Fecal Microbiota Signatures Are Associated with Response to Ustekinumab Therapy among Crohn's Disease Patients

Doherty MK1, Ding T1, Koumpouras C1, Telesco SE2, Monast C2, Das A2, Brodmerkel C2, Schloss PD3. MBio. 2018 Mar 13;9(2). pii: e02120-17. doi: 10.1128/mBio.02120-17.

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1 Department of Microbiology and Immunology, University of Michigan, Ann Arbor, Michigan, USA.

2 Janssen Pharmaceutical Companies of Johnson & Johnson, Spring House, Pennsylvania, USA.

3 Department of Microbiology and Immunology, University of Michigan, Ann Arbor, Michigan, USA pschloss@umich.edu.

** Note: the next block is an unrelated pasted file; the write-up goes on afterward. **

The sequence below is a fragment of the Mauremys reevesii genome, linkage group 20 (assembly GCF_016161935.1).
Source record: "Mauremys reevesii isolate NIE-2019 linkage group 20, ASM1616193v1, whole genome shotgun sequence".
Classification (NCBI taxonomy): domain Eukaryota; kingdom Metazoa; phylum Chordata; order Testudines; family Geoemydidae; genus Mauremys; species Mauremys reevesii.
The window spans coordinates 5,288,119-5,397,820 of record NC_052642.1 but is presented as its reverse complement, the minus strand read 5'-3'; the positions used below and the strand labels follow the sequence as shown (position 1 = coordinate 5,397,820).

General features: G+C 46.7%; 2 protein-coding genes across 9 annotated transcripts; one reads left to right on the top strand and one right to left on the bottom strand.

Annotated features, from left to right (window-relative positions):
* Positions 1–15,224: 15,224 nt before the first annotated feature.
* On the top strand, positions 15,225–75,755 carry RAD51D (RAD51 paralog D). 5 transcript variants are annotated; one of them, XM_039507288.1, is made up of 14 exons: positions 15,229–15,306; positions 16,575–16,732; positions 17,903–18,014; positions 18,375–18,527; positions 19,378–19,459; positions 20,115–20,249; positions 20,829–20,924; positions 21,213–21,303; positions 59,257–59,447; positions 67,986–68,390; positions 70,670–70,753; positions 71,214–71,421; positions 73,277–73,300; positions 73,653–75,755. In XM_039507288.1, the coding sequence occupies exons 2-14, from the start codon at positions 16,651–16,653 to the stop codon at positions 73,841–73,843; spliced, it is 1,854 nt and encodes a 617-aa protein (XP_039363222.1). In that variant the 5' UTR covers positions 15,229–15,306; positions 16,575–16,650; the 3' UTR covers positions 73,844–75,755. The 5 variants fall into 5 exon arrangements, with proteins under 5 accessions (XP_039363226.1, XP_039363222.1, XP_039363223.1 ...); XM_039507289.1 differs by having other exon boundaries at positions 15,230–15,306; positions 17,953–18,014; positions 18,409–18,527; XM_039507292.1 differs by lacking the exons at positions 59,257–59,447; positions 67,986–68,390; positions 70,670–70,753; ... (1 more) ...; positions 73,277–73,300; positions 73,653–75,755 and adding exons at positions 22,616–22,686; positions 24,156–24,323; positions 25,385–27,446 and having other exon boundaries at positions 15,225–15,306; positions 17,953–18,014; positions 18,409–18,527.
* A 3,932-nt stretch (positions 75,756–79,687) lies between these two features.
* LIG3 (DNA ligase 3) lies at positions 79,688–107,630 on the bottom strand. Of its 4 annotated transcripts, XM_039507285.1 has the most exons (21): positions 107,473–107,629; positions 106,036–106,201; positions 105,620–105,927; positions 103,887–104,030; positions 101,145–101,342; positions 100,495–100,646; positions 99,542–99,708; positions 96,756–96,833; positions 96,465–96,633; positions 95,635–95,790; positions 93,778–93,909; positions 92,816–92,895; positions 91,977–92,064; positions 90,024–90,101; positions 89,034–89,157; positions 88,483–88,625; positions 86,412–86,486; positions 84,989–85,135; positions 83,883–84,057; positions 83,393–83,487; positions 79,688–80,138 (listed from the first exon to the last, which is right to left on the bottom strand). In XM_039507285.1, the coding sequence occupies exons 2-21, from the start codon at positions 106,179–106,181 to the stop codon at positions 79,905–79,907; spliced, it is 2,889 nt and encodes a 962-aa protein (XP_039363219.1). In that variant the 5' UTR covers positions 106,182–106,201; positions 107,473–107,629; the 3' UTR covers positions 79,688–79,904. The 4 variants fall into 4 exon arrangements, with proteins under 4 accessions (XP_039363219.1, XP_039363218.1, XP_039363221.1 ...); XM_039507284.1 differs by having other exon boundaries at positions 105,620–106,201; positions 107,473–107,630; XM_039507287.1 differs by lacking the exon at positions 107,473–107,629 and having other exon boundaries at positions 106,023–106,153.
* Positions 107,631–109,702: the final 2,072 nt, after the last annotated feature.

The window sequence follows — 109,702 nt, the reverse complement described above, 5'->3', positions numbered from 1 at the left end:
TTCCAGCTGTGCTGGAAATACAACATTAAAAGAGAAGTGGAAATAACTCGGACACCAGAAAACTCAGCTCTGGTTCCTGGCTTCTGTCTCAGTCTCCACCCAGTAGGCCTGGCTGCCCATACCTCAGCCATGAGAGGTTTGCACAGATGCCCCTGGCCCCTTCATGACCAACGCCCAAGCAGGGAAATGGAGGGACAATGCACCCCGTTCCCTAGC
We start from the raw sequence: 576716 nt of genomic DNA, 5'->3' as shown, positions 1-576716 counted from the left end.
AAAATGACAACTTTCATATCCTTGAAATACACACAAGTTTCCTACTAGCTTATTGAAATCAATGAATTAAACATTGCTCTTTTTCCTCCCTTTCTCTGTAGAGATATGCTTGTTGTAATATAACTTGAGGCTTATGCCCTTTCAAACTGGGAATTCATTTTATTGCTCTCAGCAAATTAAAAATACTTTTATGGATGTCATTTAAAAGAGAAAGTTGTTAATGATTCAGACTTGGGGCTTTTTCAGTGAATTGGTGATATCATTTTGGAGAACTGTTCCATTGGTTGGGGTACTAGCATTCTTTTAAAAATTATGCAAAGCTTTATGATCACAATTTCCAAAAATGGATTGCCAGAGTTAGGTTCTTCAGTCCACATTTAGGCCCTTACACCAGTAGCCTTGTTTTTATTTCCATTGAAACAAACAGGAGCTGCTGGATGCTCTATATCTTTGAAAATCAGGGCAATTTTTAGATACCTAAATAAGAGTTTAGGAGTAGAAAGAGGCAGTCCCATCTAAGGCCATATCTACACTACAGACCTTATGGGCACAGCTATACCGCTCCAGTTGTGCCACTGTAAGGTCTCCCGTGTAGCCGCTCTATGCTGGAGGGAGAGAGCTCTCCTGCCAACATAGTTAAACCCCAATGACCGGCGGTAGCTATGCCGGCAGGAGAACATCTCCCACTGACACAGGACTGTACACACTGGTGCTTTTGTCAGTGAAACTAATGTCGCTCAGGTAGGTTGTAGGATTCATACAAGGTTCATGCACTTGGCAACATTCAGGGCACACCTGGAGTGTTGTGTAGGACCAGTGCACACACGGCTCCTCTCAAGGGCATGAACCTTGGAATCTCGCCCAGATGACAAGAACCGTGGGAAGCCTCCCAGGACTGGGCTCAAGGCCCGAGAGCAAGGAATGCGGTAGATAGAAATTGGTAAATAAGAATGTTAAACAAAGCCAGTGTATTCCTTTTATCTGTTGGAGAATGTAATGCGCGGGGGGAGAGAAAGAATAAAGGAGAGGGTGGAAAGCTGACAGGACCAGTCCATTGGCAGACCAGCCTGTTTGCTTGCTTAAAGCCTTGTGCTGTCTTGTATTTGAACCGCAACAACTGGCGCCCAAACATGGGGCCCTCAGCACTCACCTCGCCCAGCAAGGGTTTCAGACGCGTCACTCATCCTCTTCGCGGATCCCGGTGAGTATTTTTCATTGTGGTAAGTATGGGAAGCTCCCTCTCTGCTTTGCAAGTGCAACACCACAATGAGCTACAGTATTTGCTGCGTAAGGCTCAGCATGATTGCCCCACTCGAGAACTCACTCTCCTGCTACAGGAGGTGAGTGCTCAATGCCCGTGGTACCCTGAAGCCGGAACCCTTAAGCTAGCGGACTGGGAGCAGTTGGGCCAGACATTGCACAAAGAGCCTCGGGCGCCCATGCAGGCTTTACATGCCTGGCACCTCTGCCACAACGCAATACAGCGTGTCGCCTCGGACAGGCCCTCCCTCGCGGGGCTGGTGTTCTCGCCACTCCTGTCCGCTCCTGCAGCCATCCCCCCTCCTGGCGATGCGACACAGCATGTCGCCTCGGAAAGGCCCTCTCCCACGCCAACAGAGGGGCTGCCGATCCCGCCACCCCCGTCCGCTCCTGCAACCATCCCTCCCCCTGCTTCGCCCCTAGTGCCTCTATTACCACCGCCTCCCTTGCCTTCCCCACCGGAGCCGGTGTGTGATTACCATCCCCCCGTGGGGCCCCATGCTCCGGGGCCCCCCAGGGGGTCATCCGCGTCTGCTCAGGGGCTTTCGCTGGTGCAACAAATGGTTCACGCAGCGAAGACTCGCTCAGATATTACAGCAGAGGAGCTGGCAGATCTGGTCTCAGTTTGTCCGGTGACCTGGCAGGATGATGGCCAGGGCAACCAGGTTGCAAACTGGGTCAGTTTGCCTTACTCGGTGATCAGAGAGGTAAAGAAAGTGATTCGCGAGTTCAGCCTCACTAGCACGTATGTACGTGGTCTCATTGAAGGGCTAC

The fecal microbiota is a rich source of biomarkers that have previously been shown to be predictive of numerous disease states. Less well studied is the effect of immunomodulatory therapy on the microbiota and its role in response to therapy. This study explored associations between the fecal microbiota and therapeutic response of Crohn's disease (CD) patients treated with ustekinumab (UST; Stelara) in the phase 2 CERTIFI study. Using stool samples collected over the course of 22 weeks, the composition of these subjects' fecal bacterial communities was characterized by sequencing the 16S rRNA gene. Subjects in remission could be distinguished from those with active disease 6 weeks after treatment using random forest models trained on subjects' baseline microbiota and clinical data (area under the curve [AUC] of 0.844, specificity of 0.831, sensitivity of 0.774). The most predictive operational taxonomic units (OTUs) that were ubiquitous among subjects were affiliated with Faecalibacterium and Escherichia or Shigella The median baseline community diversity in subjects in remission 6 weeks after treatment was 1.7 times higher than that in treated subjects with active disease (P = 0.020). Their baseline community structures were also significantly different (P = 0.017). Two OTUs affiliated with Faecalibacterium (P = 0.003) and Bacteroides (P = 0.022) were significantly more abundant at baseline in subjects who were in remission 6 weeks after treatment than those with active CD. The microbiota diversity of UST-treated clinical responders increased over the 22 weeks of the study, in contrast to nonresponsive subjects (P = 0.012). The observed baseline differences in fecal microbiota and changes due to therapeutic response support the potential for the microbiota as a response biomarker.IMPORTANCE CD is a global health concern, with increasing incidence and prevalence, causing large economic and health care impacts. Finding prognostic biomarkers that give clinicians the ability to identify patients more likely to respond to CD treatment at diagnosis will reduce the time subjects receive drugs that are unlikely to be beneficial. OTUs associated with remission after treatment induction, especially Faecalibacterium, could be biomarkers for successful UST treatment of anti-tumor necrosis factor alpha (anti-TNF-α) refractory CD patients. More broadly, these results suggest that the fecal microbiota could be a useful noninvasive biomarker for directing or monitoring the treatment of gastrointestinal diseases.

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